Beers said that mobile Linux offers many of the same benefits on a mobile handset or PDA as it does on an enterprise server, such as security, reliability and robustness. He said that Linux is known to be less vulnerable than Windows to viruses and malware. The reliability and robustness of a Linux phone depends, however, on the quality of the platform middleware and application software.
"Linux has the advantage that a problem with one application is very unlikely to crash the operating system or other applications," Beers said. "As handsets start to approach the complexity of personal computers from only a few years ago, this advantage becomes very significant and is one of the driving factors behind mobile Linux adoption."
The flexible modular architecture of Linux can also support a broad range of devices with divergent capabilities, not just mobile phones but specialized devices for vertical applications. Mobile Linux's strength has so far been seen mostly in consumer devices such as the Nokia 770 Internet Tablet, the Sony Mylo and the UMPC-like PepperPad, but Beers said that its ability to scale smoothly to almost any kind of hardware makes it ideal for industrial handhelds and telematics applications, technology that involves the automatic measurement and transmission of data from remote sources.
According to Kort, two bonus points for mobile Linux are that it is relatively inexpensive and gives users an "anti-Microsoft feeling."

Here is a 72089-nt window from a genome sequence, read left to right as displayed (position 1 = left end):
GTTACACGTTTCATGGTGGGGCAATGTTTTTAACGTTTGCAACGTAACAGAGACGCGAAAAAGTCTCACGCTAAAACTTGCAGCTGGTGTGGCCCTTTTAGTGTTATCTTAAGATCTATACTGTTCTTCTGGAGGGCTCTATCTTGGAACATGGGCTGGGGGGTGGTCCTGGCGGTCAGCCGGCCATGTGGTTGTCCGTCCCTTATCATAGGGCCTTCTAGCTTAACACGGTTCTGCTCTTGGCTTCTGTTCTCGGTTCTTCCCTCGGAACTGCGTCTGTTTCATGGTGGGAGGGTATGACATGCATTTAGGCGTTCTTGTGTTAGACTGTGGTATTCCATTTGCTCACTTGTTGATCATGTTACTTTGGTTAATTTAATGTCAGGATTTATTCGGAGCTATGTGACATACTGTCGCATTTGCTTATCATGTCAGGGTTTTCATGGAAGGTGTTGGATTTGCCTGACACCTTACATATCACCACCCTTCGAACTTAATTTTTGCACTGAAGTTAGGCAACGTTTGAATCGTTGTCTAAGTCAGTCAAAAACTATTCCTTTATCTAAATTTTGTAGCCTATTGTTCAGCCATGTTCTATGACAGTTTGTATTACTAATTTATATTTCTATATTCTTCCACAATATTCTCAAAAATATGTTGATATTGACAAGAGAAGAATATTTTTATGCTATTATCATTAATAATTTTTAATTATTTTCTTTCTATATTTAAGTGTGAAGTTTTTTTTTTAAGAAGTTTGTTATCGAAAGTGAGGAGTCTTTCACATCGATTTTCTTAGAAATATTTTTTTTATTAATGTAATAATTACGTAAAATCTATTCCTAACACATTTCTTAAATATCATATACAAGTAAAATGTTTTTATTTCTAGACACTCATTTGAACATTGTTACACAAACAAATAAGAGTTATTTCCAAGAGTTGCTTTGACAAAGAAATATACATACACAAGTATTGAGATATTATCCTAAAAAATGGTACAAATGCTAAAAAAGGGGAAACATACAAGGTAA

Also, Jack Gold, founder and president of J. Gold Associates, a Northborough, Mass.-based research and advisory firm, pointed out that Linux is often a cost-effective choice for mobility.
"From a Linux perspective, the biggest thing it's got going for it is it's free," he said.
Gold added that a Linux-based platform also uses fewer resources on a device than a platform like Windows Mobile. That makes for lower processor and memory costs.
"Linux lets you paste in whatever you want," he said. "It's an a la carte menu. With Windows Mobile, you've got to take it all. Linux gives more leeway."
Also, running mobile Linux gives enterprises the ability to have one unified end-to-end solution from the servers to the desktop to the mobile device and so on, according to Bill Weinberg, senior technology analyst for the Open Source Development Labs.
"It makes it possible to do an entirely Linux-based end-to-end rollout," he said.
But being cheap or free could also be a turnoff for enterprise-class software developers, who may have to spend extra money to put applications like SAP and Oracle onto handhelds, Kort said.
Mobile Linux, as it stands now, doesn't necessarily support a wide array of enterprise-class applications, but Beers said that this, too, is starting to change.
"In its first phase of adoption by device makers, the focus was on leveraging the advantages of Linux to make handsets that were stable, functional and cost-effective, not to cultivate an open platform for third-party software developers," Beers said. "Most Linux smartphones to date do not allow installation of native applications -- only Java ME MIDIets.